Cork Opera House: In Financial Crisis by Annette J Dunlea
Our current opera house was designed by Scott Tallon Walker. This new 1,000 seat auditorium holds all types of performances: opera, theatre, musical, family shows, musicials, dance show, concerts and festivals.It has 5.1 surround system with digital sound, a huge stage 12 x 10 metres and an orchestra pit that can hold 70 musicians. At the rear of the building there is a studio where interdisciplinary projects e.g comedy events take place. Its mission statement says: “Cork Opera House seeks to serve its city and surrounding region as a municipal theatre, offering its audiences a world class programme of events accross all disciplines in the performing arts”. Despite this the theatre has shut its doors from 4th July to 29th September 2010. Staff have been told that layouts are inevitable in this cost cutting exercise.
Its 2010 annual reports showed its running costs were €3.5 million, making a loss of €300,000 in 2010. Deloitte and Touche studied their accounting books and advised their expenses must decrease by �500,000 a year. Significant payroll deductions and staff redundancies were part of the survival plan. Clearly, they need to cut their running expenses and need to shop around for best prices for products and services. A interim director was appointed Mr Padraic Liston and he conveyed news to staff and publically supported the recommendations. The summer , although, peak tourist seasion, is not a profitable time for Cork Opera House. This clearly needs attention that its programme is not attracting visitors or Corkonians. On investigation I took to the streets of Cork to find out why: people complained about the price of tickets, lack of modern shows, too much Sheakespare and musicals they complained it needs new blood and new modern shows like Mamma Mia and River Dance. People expressed anger that this highly subsided arts company had just opened a year after an expensive refurbishement and could not run on budget and was closing again. They asked me to look at their competitiors the Everyman Theatre and the Marquee they get top acts and tickets are sold at top prices and these have sell out performances every night. Alot of effort is put into researching the most popular shows and attracting the best. So people have the money and do attend shows if they are offered what they want. I wondered what public imput do they get on their performances and what is produced on stage, I could find no reference to any. People wondered why discounts were not offered to the old age pensioners and the unemployed. Many shows were not fully booked thus they argued better to leave the old and unearned in and fill all seats and take in some money. Most people said they went once a year to the pantomime it had a wide variety of actors and modern songs and a good family show. More complained the Everyman Theatre was better performed and better value for money. A special task force has been set up with the promoters in a bid to attract quality acts and a finance committee is reviewing all aspects of the operation including ticket price.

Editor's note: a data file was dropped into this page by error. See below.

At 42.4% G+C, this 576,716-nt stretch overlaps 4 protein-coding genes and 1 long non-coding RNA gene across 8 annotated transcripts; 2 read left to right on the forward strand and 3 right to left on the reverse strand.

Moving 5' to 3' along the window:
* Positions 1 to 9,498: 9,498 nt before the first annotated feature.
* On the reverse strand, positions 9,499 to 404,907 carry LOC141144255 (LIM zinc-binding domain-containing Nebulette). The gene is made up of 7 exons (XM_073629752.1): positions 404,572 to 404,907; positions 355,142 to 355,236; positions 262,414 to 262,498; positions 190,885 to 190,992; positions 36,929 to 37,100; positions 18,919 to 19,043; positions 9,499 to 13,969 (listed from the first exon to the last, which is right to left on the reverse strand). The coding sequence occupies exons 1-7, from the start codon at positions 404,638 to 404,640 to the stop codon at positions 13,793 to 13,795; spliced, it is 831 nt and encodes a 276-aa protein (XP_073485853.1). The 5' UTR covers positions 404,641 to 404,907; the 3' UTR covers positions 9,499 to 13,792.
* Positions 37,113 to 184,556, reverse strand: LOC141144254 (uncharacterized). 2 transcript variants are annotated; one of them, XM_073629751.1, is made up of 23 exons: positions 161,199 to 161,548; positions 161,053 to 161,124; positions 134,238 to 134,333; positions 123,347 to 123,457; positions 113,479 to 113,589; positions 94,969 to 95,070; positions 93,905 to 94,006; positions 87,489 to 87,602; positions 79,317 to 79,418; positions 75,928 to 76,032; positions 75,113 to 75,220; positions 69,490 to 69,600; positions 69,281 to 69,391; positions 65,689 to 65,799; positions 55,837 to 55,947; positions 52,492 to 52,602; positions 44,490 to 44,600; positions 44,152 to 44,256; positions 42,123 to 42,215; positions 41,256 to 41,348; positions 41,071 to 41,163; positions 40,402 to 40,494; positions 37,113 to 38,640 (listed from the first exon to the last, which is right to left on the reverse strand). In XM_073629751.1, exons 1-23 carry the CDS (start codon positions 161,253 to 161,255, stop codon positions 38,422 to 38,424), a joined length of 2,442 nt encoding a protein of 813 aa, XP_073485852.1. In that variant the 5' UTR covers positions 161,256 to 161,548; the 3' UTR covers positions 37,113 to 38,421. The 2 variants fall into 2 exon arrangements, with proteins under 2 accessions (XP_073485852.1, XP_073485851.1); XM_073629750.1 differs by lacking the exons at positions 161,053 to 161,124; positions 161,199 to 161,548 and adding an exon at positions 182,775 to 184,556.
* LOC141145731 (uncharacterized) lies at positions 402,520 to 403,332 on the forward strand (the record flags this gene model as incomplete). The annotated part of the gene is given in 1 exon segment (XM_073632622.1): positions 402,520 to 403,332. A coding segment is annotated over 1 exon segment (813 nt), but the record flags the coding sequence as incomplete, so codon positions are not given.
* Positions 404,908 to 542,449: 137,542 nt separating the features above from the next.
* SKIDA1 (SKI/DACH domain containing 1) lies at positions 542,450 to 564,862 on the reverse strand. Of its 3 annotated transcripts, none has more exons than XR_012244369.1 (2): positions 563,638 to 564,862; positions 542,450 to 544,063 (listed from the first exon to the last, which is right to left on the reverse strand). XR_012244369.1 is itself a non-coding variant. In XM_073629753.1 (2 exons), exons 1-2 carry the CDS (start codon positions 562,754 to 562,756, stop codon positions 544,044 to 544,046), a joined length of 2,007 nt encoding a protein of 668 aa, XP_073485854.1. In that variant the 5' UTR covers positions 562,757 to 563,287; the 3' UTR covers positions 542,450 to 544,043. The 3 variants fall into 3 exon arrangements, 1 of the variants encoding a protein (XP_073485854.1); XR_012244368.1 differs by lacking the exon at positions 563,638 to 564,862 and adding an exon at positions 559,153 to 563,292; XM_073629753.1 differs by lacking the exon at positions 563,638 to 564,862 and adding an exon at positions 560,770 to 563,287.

It is Munster’s largest theatre situated in the heart of Cork city in Emmet Place. It does have an online website offering an online mailing list, ebrochure to download and one can purchase COH gift vouchers. It prints its programme daily in the local newspapers: The Examiner and Evening Echo. They should post a copy of their yearly brochures free to all public libraries or at least to Cork Public Library and Cork Cork County Library. It offers the public an opportunity to contribute to the COH via sponsorship and various hospitality packages. Parties are catered for in The Blue Angel Lounge (only during a show) and four corporate boxes are available for hire during shows. I wonder could the back studio and bar been made available for hire for receptions when the theatre is closed. Other marketing strategies are inviting the public to purchase a seat at €500 each or 2 for €750 and in return a plaque with your dedication will be put on the chair. Upon request the COH will post a cert that you can frame. COH is a registered charity no. 17029 and one should note that full tax relief is available for seat sponsorship under section 848A Taxes Consolidation Act 1997.
The Cork Opera House is owned by private shareholders and Cork City Council is its largest shareholder. It has a large management staff of : 1 executive director and 13 non executive directors, 32 permanent staff and 45 temporary staff. In 2009 it received €180,000 in grants from The Arts Council and €65,000 from Cork City Council. It raised 6% of its own turnover through fundraising. For its refurbishement in 2009 it received a further €2.933 million in capital grant, €1.5 million for the Dept. of Arts and Tourism and €893,000 from Cork City Council. COH raised €158,00 towards its refurbishement. This money was spent repairing leaks and reroofing, rewiring and installing vital health and safety equipement. New lighting and ventillation were installed. 1,000 seats were added, new carpets put down and all internal walls repainted. All money has been accounted for and noted in its public accounts. In 2009 187,996 people attended 415 performances. Showing an averagh of 41.6% seat oocupancy. COH prides itself on providing popular entertainment with emphasis on education and outreach activities. In the past 8 years it has produced and co produced 33 new productions which have toured 38 venues in 22 counties. In 2010 it paid €166,000 in royalities to artists and €387,000 back to the exchequer. This week Cork City Council examined COH’s annual report and they agreed with the recommendation to close it for the summer months ensure its future vitability.
Causes Annette Dunlea Supports
The National Council of The Blind, Ireland